It would be a challenge to find an industry in modern times that has not been turned on its head at least once by the advent of a new technology. Most industries find themselves sprinting to catch up with a new technological advancement every week. And while an industry such as interpretation that relies so heavily on human connection has evolved more slowly than some, human communication in general has been fundamentally changed by technology. Below are three of the most obvious impacts these technologies have brought to the field of interpretation.
One of the first major changes to the interpreting market came with the advancements in telephonic technology. Conferencing features allowed interpreters to provide spoken language interpreting services remotely, beginning in the 1980’s. When an onsite interpreter was unavailable due to remote locations or uncommon languages and dialects, telephonic interpretation was a major breakthrough in access. It also solved the need for immediate access to interpretation services during emergency situations, when an interpreter would need to be dispatched to a location.
Video conferencing technology allowed for the next breakthrough in the modernization of interpreting. By providing real time video feeds, interpreters could now take advantage of visual cues, which allow for a clearer interpretation. Utilization of video interpreting offered remote interpreters environmental context, facial expressions and body language to take into account, more closely resembling a traditional, face-to-face interpretation. Not only that, but video now offered a remote option for sign language interpretation, increasing access to services for the Deaf community.
Both telephone and video remote interpreting provided remote options for consecutive interpretation, but neither was well suited for remote simultaneous interpretation. UN-style, conference and event interpretation was for many years largely untouched by serious technological advancements. But, with the advent of mobile technology and the widespread use of mobile applications, modernization has finally reached simultaneous interpreters and the clients they serve.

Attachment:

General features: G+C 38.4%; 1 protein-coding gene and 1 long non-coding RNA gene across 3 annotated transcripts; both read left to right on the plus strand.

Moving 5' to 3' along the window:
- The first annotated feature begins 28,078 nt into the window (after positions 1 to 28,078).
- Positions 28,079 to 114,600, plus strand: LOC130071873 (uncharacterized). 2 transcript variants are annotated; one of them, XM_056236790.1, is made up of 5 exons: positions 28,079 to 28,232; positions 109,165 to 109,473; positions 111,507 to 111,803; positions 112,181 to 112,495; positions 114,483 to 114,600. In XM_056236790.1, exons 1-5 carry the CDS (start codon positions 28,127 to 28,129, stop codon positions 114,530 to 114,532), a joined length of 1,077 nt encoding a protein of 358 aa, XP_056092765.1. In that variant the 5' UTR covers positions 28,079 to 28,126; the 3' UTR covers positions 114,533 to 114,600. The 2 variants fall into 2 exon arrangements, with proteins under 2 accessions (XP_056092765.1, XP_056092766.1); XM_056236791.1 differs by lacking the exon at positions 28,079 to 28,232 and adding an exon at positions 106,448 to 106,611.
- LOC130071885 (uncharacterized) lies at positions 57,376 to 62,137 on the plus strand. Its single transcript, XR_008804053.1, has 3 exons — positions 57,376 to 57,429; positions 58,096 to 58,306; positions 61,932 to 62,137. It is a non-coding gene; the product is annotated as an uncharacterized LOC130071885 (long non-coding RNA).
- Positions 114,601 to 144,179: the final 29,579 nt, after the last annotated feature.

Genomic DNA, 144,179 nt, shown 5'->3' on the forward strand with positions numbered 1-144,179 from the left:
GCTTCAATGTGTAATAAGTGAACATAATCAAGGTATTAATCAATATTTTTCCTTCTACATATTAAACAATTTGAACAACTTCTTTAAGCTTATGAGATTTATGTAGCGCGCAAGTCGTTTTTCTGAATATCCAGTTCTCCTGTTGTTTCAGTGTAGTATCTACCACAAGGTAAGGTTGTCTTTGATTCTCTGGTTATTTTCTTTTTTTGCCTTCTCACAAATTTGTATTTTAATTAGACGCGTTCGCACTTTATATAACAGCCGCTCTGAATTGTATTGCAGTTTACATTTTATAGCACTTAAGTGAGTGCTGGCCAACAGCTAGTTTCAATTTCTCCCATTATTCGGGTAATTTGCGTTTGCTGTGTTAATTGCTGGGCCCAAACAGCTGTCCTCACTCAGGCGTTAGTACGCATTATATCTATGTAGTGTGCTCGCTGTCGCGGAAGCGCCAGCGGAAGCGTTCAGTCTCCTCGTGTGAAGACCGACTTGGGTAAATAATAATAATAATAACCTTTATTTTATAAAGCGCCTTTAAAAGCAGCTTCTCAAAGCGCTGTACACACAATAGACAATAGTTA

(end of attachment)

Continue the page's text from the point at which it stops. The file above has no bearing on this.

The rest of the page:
Mobile applications can now replace much of the hardware previously necessary for simultaneous interpretation. The ability for interpreters to work remotely negates the need for an expensive and cumbersome booth, as quality headphones replace the need for a traditional receiver. Computer software utilized by the interpreter includes an embedded, real-time video feed of the presentation, so visual cues can provide context. And compared to traditional interpretation, setup is a breeze; no more queueing attendees waiting to check out a receiver, as interpretation recipients can simply and easily download an app to their mobile devices.
Although is hard to say what new technologies are coming down the pike in the coming years that will shake up the field, one thing is certain. As technology becomes more and more integrated into the way we communicate and engage with each other, so too will technology impact the way interpreters connect with their clients. And, technological improvements are a win-win for everyone; by increasing access, lowering costs and bridging barriers, more people than ever before will have the tools they need to tap into the worldwide conversation.